Julie Roads says:
December 27, 2008 at 7:18pm
Great always...I'm a huge fan of your writing.
Byron Chesney says:
December 24, 2008 at 12:14pm
Out of 200,000 page views you are going get some clicks for your online advertisers. That coupled with the high readership is going to keep the loyal guys like me coming back for more. The costs associated with maintaining a blog are very reasonable, especially when you consider alternative forms of media. Nowadays when I watch/hear the mainstream news I'm usually saying, "yeah, I read about that yesterday on a blog." Besides, sometimes it's not just about the money...
JorgXMcKie says:
December 24, 2008 at 10:41am
Is there a difference between Dexter Westbrook and Doug Collins? I mean I remember Doug Collins as a Hall of Fame basketball player, but . . .
JorgXMcKie says:
December 24, 2008 at 10:38am
Yeah, Dexter, and what about those buggy whip makers? How the heck will they make money when those new-fangled horseless carriages don't need buggy whips?

To quote Faraday in answering Queen Victoria on the utility/value of his dynamo, "Of what use is a baby?"

Willhe-nillhe, the 'news' is going to have to learn to adapt to the web. Quite possibly a lot of that won't make money for a whil. I seem to remember that the original newspapers didn't make money from advertising. Later it became a major revenue stream. Television basically built on that model.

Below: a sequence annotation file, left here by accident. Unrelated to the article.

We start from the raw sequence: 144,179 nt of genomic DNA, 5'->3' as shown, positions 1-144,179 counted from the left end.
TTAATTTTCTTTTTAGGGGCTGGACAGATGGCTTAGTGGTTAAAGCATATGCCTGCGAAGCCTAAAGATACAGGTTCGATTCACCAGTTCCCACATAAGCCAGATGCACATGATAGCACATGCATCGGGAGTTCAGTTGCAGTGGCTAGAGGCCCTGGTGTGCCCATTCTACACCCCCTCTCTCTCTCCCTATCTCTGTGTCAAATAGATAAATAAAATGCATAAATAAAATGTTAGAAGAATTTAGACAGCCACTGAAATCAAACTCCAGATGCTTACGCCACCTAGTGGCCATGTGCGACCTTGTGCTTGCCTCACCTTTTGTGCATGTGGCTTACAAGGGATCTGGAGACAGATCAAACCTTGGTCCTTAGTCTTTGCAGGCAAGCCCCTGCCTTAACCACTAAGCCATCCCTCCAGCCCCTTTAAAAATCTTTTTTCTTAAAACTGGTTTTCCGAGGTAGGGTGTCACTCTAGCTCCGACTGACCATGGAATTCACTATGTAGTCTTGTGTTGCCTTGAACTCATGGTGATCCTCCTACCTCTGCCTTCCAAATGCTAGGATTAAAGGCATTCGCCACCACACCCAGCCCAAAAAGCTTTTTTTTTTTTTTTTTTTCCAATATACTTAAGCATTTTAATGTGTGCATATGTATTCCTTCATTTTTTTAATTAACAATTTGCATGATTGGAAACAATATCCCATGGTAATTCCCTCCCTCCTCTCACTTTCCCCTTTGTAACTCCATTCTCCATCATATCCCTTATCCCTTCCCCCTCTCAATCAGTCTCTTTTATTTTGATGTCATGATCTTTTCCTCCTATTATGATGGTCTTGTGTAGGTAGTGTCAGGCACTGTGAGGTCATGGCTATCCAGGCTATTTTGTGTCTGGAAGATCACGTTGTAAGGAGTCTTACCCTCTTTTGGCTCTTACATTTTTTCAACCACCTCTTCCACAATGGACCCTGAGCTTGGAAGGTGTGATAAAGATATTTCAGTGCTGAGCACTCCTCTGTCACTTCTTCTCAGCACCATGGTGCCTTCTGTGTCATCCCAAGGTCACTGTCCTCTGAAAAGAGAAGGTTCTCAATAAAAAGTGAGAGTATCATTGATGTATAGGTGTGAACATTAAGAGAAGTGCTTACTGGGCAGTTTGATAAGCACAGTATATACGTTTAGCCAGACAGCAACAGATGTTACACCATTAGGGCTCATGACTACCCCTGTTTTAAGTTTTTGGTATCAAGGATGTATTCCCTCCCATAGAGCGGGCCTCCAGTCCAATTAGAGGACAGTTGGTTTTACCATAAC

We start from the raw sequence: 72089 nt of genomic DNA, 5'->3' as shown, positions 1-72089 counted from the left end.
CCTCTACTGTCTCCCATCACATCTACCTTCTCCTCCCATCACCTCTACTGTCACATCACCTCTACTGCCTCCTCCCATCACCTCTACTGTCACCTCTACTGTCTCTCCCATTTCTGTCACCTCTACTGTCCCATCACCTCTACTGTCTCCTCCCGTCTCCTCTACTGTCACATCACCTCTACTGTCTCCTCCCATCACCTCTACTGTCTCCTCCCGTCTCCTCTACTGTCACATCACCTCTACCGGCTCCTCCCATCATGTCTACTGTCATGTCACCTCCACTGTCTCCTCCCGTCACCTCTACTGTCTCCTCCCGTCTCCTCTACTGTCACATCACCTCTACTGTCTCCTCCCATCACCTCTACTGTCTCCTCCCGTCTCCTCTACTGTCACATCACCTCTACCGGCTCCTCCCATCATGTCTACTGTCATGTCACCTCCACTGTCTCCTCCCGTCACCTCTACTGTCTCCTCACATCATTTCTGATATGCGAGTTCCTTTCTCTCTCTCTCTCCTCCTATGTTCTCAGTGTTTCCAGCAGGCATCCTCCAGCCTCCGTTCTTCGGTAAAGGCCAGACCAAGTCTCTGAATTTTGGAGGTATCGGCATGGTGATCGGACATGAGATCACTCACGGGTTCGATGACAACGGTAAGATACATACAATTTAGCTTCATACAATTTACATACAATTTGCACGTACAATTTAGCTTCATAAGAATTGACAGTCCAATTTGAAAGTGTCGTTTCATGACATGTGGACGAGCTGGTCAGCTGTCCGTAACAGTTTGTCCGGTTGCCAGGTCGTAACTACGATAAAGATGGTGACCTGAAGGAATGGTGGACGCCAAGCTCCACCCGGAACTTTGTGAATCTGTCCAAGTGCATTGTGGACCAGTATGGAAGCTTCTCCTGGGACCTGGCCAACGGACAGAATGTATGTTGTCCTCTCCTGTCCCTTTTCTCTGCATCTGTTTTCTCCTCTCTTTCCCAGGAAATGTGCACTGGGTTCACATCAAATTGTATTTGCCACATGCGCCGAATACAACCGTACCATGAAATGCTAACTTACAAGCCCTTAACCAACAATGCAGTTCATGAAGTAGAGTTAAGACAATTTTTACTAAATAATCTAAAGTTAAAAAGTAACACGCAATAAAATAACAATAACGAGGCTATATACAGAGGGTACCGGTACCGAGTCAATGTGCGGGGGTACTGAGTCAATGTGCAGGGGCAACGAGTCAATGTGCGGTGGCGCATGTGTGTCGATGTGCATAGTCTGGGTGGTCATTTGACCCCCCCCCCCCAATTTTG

Unfortunately for some, there is no guarantee that 'journalism' is a guaranteed paying career for either the individual or a society. I, for one, will miss newspapers even as they exasperate me. My local is going to a Thursday-Saturday-Sunday delivery only. Will that work? I have no idea, but I do know that their current model doesn't. I find local tv news also very exasperating in their consistent usage of major portions of their time to 'tease' a coming story just to keep my eyeballs glued to their advertising.

I read Katie mostly only when Instapundit links to her because I'm not in Tennessee, let alone Knoxville. I find her writing clear, interesting, thoughtful, and generally worth my time. If someone can find out a way to make micro-payments work I'm sure she could garner money even from the likes of me.

Generally speaking, 'earning' money involves doing something someone else is willing to pay for (either as an individual or in the aggregate). Thus, it would behoove the MSM to figure out what it is that they do that others are truly willing to pay for. The apparent belief that their mere existence entitles them to continues paid employment is probably going to prove to be disastrously wrong.
Doug Collins says:
December 24, 2008 at 10:24am
This is all well and good, but how does the writing a column make money, and how much?

Talk of "reaping the benefits" of column writing is just so much nonsense unless newsroom column writng can be made to pay. What good is it to have thousands of readers if one doesn't get paid for one's labor?
Dexter Westbrook says:
December 24, 2008 at 10:08am
This is all well and good, but how does the newsroom blog make money, and how much?

Talk of "reaping the benefits" of blogging is just so much nonsense unless newsroom blogging can be made to pay. What good is it to have thousands of readers if one doesn't get paid for one's labor?